Summer 2020 will certainly go down as a memorable year! I think we are all going a little crazy after some 4 months of isolation and health precautions for COVID-19. June is, quite fortuitously, National Alzheimer’s and Brain Awareness Month in the U.S.
Dementia is one of the more frightening concerns for our adult population. In Washington state, there are an estimated 120,000 persons diagnosed with Alzheimer’s dementia, and this number is expected to increase to 140,000 by 2025. In addition, there are multiple types of dementia other than Alzheimer’s – including vascular dementia (often associated with diabetes or hypertension), dementia with Lewy Bodies, Parkinson’s dementia, and frontotemporal dementia. In the U.S., some $305 billion dollars are spent yearly dealing with the direct costs of Alzheimer’s and other dementias. There is also the cost to caregivers – their stress levels, sleep, emotional health, and quality of life. It is a major concern in our society.
What can one do to prevent dementia? It would certainly be wonderful if we could take a medication and prevent having to go down that road, but unfortunately, it isn’t that easy. There are lots of advertised supplements, for the most part poorly researched, that claim to prevent dementia. Research has shown that Omega-3s and most vitamins are not preventative. Vitamin E might slow functional decline in those with Alzheimer’s, but it also interacts with multiple medications (including blood thinners, simvastatin, niacin, and chemotherapy) and may increase the risk of prostate cancer. Curcumin (Tumeric) has not been well studied but has shown limited influence on cognition, mood, and quality of life in Alzheimer’s disease over short periods. Ginko Biloba appears to be helpful in people with mild cognitive impairment (MCI) or Alzheimer’s but is apparently ineffective in preventing dementias. There have been some early positive results with coconut oil, but so far very little additional research has been done. It does appear statin medications reduce the overall risk of dementia, but it is unclear if this holds up specifically to treat or prevent dementia. There are some medications that can help slow the progress of various dementias – specific to the type of disease one is suffering, but none is effective for prevention.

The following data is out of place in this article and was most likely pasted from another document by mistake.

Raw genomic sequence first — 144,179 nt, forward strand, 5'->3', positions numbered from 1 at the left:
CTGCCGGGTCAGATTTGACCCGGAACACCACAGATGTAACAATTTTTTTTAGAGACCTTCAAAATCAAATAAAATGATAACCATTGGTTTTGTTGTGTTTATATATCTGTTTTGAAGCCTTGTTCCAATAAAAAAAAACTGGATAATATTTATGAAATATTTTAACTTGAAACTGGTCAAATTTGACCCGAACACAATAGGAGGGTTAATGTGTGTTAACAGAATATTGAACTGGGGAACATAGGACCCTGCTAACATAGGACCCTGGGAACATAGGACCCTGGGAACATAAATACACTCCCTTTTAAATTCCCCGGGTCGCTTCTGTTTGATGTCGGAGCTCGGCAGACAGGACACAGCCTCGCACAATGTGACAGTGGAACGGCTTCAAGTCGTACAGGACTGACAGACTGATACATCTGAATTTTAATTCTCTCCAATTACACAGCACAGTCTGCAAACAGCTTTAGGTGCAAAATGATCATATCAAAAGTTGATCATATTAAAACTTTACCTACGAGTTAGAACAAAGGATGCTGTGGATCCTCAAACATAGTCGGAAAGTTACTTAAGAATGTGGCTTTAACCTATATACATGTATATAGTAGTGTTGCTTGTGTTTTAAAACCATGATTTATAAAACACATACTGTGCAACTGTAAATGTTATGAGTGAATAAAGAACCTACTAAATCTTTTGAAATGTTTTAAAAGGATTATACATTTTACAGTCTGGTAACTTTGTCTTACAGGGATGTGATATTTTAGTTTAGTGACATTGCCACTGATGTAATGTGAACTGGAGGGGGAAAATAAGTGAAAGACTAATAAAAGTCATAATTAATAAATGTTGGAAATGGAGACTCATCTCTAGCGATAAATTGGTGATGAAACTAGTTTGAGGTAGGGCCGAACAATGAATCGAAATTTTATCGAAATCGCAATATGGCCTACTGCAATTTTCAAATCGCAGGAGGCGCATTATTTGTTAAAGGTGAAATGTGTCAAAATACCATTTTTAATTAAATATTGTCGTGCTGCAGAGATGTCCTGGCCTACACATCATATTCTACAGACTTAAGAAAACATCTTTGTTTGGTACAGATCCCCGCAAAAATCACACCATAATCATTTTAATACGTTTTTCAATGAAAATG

The good news is that there appears to be the ability to delay or prevent multiple cases of dementia with risk factor modification. HEALTHY LIVING, especially during the midlife years (45-65), appears to delay or prevent a substantial number of cases. That means to control Diabetes and keep blood pressure and cholesterol levels optimal (talk to your Provider!). Physical activity, exercise, cognitive leisure activities (though the studies do not show much change with this long term), and social interaction have an inverse effect on developing dementia in observational studies (In other words – they help!). Community engagement can result in improved health and health behaviors, improved quality of life, and mental well-being (according to research)!
So how do we do these things amid a pandemic? It has been shown that WALKING 10-20 minutes each day is enough exercise to impact your risk, so hit the parks and trails or even the neighborhood (masked and/or 6ft apart!) Look to spend some of that excess “leisure time” in expanding your mind – take up a hobby, read, do puzzles/word games/number games – keep mentally active. Social interaction? Though this is limited by restrictions, it is not cut off! Facetime and Zoom and other social media platforms as well as sending cards and letters keep you in contact with others and helps them (particularly isolated elderly persons) as well. Joining others in community projects such as sewing masks, cleaning the neighborhood, participating in faith-based community projects (socially distanced) all have shown health benefits. At our office, we have benefitted from a church group and a business group providing home-sewn masks – a much needed and appreciated activity!
How appropriate that in helping others, we actually do help ourselves maintain healthy brains!
Mary Hutton Eyer, A.R.N.P.